An ARM is a mortgage loan whose interest changes or fluctuates during the term of the loan. The interest rate charged is linked to an index. The interest rate—and your payments—are periodically adjusted up or down in accordance with the index.
An index is a guide that lenders use to measure interest rate changes. Common indexes used by lenders include the activity of one, three, and five-year Treasury securities, but there are many others. Each ARM is linked to a specific index.
Think of the margin as the lender’s markup. It is an interest rate that represents a portion of their operating cost to make and service the loan. The margin is added to the index to determine your loan interest rate. The margin usually stays the same during the life of the loan.
The adjustment period is the period between potential rate adjustments.
You may see an ARM described with figures such as 1-1, 3-1, and 5-1.
- The first figure in each set refers to the initial period of the loan, during which your interest rate will be the same as it was on the day of closing.
- The second number is the adjustment period, showing how often adjustments can be made to the rate after the initial period has ended. The examples above are all ARMs with annual adjustments.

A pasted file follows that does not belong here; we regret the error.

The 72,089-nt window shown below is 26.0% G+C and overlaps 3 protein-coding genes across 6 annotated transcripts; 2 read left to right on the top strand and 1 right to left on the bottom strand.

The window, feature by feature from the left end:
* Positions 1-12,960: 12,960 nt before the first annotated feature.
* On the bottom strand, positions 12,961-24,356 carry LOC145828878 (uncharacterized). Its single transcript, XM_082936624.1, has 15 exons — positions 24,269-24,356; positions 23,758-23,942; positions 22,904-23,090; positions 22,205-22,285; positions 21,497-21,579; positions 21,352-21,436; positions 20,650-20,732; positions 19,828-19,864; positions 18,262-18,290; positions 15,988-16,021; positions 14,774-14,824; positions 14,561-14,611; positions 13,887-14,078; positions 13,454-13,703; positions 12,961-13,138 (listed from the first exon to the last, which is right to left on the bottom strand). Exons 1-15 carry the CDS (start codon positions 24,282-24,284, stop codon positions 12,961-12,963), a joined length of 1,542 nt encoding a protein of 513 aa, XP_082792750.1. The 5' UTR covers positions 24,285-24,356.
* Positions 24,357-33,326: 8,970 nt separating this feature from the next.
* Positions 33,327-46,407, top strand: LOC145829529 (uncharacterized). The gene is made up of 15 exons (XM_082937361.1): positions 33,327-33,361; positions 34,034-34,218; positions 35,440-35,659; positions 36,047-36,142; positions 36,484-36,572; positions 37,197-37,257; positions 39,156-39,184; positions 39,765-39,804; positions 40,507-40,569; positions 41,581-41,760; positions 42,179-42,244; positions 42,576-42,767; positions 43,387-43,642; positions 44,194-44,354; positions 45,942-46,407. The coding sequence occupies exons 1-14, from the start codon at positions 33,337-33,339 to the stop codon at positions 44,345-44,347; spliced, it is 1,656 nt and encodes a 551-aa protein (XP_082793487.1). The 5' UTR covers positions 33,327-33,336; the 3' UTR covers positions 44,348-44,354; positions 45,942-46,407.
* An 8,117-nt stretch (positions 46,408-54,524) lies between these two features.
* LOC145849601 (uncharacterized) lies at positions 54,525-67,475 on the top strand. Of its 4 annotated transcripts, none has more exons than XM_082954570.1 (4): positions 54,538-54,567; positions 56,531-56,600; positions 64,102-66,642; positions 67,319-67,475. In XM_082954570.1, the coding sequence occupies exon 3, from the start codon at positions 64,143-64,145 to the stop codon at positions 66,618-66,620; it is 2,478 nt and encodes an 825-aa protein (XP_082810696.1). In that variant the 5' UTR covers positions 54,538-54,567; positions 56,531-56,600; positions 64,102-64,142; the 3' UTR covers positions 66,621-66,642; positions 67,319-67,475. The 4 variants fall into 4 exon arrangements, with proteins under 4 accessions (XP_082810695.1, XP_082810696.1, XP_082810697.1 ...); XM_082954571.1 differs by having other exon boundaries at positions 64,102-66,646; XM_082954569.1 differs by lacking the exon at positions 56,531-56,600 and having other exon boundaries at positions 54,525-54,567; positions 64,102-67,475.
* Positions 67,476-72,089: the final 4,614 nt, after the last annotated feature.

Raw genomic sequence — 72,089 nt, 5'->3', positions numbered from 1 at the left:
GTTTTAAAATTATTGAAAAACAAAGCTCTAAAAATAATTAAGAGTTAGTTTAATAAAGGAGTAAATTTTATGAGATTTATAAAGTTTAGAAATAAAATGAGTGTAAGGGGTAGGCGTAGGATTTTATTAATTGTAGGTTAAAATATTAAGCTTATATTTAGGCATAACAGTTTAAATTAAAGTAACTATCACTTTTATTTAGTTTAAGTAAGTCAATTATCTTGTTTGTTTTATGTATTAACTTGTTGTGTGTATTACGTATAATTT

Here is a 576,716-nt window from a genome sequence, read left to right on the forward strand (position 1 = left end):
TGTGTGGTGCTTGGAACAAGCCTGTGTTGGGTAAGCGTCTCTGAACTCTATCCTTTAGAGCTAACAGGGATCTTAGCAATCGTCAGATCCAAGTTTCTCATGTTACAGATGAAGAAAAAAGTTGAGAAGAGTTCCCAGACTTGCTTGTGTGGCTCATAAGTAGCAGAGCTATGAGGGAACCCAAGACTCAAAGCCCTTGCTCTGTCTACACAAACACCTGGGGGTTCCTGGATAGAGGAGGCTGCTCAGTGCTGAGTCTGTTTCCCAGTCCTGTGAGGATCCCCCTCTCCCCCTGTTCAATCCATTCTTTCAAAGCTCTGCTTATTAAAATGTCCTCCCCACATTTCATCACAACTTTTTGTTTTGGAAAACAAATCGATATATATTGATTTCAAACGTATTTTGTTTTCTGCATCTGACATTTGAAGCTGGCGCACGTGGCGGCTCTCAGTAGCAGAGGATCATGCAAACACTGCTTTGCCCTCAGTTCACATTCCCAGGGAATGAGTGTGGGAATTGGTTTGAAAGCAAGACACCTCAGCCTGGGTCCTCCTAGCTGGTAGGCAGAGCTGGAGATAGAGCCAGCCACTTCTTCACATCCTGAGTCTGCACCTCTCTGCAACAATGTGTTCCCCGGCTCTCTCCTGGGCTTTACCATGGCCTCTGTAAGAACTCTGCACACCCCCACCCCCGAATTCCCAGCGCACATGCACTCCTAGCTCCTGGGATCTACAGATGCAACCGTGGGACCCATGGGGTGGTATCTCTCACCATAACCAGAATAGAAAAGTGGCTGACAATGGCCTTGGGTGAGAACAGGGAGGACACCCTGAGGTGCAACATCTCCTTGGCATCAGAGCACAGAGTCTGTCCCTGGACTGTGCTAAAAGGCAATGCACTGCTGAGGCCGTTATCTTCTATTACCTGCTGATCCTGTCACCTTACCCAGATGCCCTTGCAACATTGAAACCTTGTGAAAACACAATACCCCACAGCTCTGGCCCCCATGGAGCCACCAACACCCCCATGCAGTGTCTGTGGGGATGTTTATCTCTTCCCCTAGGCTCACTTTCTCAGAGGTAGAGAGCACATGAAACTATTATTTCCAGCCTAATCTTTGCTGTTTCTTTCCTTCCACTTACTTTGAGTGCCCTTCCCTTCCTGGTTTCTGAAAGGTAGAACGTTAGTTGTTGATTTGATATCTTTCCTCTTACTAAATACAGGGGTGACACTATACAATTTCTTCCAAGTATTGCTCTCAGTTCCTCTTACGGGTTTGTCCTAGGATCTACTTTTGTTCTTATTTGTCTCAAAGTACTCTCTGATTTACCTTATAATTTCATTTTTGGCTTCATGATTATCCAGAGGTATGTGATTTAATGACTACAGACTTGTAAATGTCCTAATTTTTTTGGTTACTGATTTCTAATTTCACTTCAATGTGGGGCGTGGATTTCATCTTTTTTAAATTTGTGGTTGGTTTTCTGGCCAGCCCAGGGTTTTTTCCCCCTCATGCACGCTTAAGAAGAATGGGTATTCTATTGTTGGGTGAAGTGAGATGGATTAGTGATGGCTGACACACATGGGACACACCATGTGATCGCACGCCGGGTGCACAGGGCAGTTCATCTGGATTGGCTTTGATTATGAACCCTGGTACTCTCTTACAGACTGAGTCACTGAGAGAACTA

If my payments can go up, why should I consider an ARM?
The initial interest rate for an ARM is usually lower than that of a fixed rate mortgage—where the interest rate remains the same during the life of the loan. A lower rate means lower payments, which might help you qualify for a larger loan.
Other Issues to Consider
- How long do you plan to live there? The possibility of higher rates isn’t as much of a factor if you plan to be in the home for a relatively short time.
- Do you expect your income to increase? If so, the extra funds may cover the higher payments that result from rate increases.
- Some ARMs can be converted to a fixed-rate mortgage. However, conversion fees may be high enough to take away all of the savings you saw with the initial lower rate.
- When comparing lenders, consider both the index and the margin rate being offered.
- If the lender doesn’t plan to sell your loan on the secondary market, you might be able to avoid the Private Mortgage Insurance (PMI) that’s normally required when a buyer makes less than a 20% down payment.